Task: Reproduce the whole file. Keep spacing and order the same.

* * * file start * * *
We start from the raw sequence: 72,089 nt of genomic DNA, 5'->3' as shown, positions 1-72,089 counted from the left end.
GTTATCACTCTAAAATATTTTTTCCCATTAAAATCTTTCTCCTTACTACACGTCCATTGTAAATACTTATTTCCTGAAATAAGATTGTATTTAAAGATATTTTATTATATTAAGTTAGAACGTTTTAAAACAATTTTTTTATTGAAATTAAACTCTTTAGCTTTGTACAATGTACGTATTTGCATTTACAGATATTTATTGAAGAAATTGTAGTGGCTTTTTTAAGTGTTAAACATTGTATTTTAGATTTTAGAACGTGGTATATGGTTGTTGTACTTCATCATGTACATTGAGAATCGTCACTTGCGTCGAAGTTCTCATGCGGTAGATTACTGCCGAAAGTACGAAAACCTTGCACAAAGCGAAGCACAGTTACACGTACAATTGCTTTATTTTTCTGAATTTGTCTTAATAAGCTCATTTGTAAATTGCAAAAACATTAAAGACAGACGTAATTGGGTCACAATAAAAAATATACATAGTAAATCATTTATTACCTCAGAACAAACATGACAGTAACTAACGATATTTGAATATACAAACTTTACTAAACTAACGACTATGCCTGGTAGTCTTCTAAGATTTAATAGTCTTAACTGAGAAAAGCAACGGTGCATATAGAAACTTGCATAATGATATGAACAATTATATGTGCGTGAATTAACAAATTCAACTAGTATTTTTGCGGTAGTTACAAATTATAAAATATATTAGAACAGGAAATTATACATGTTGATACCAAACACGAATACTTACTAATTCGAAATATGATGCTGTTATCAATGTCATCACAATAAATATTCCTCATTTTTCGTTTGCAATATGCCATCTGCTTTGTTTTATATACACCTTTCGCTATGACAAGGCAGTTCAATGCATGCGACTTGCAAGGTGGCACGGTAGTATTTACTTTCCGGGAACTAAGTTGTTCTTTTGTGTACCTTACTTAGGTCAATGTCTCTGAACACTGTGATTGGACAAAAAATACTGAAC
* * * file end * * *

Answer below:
We start from the raw sequence: 72,089 nt of genomic DNA, 5'->3' as shown, positions 1-72,089 counted from the left end.
GTTATCACTCTAAAATATTTTTTCCCATTAAAATCTTTCTCCTTACTACACGTCCATTGTAAATACTTATTTCCTGAAATAAGATTGTATTTAAAGATATTTTATTATATTAAGTTAGAACGTTTTAAAACAATTTTTTTATTGAAATTAAACTCTTTAGCTTTGTACAATGTACGTATTTGCATTTACAGATATTTATTGAAGAAATTGTAGTGGCTTTTTTAAGTGTTAAACATTGTATTTTAGATTTTAGAACGTGGTATATGGTTGTTGTACTTCATCATGTACATTGAGAATCGTCACTTGCGTCGAAGTTCTCATGCGGTAGATTACTGCCGAAAGTACGAAAACCTTGCACAAAGCGAAGCACAGTTACACGTACAATTGCTTTATTTTTCTGAATTTGTCTTAATAAGCTCATTTGTAAATTGCAAAAACATTAAAGACAGACGTAATTGGGTCACAATAAAAAATATACATAGTAAATCATTTATTACCTCAGAACAAACATGACAGTAACTAACGATATTTGAATATACAAACTTTACTAAACTAACGACTATGCCTGGTAGTCTTCTAAGATTTAATAGTCTTAACTGAGAAAAGCAACGGTGCATATAGAAACTTGCATAATGATATGAACAATTATATGTGCGTGAATTAACAAATTCAACTAGTATTTTTGCGGTAGTTACAAATTATAAAATATATTAGAACAGGAAATTATACATGTTGATACCAAACACGAATACTTACTAATTCGAAATATGATGCTGTTATCAATGTCATCACAATAAATATTCCTCATTTTTCGTTTGCAATATGCCATCTGCTTTGTTTTATATACACCTTTCGCTATGACAAGGCAGTTCAATGCATGCGACTTGCAAGGTGGCACGGTAGTATTTACTTTCCGGGAACTAAGTTGTTCTTTTGTGTACCTTACTTAGGTCAATGTCTCTGAACACTGTGATTGGACAAAAAATACTGAAC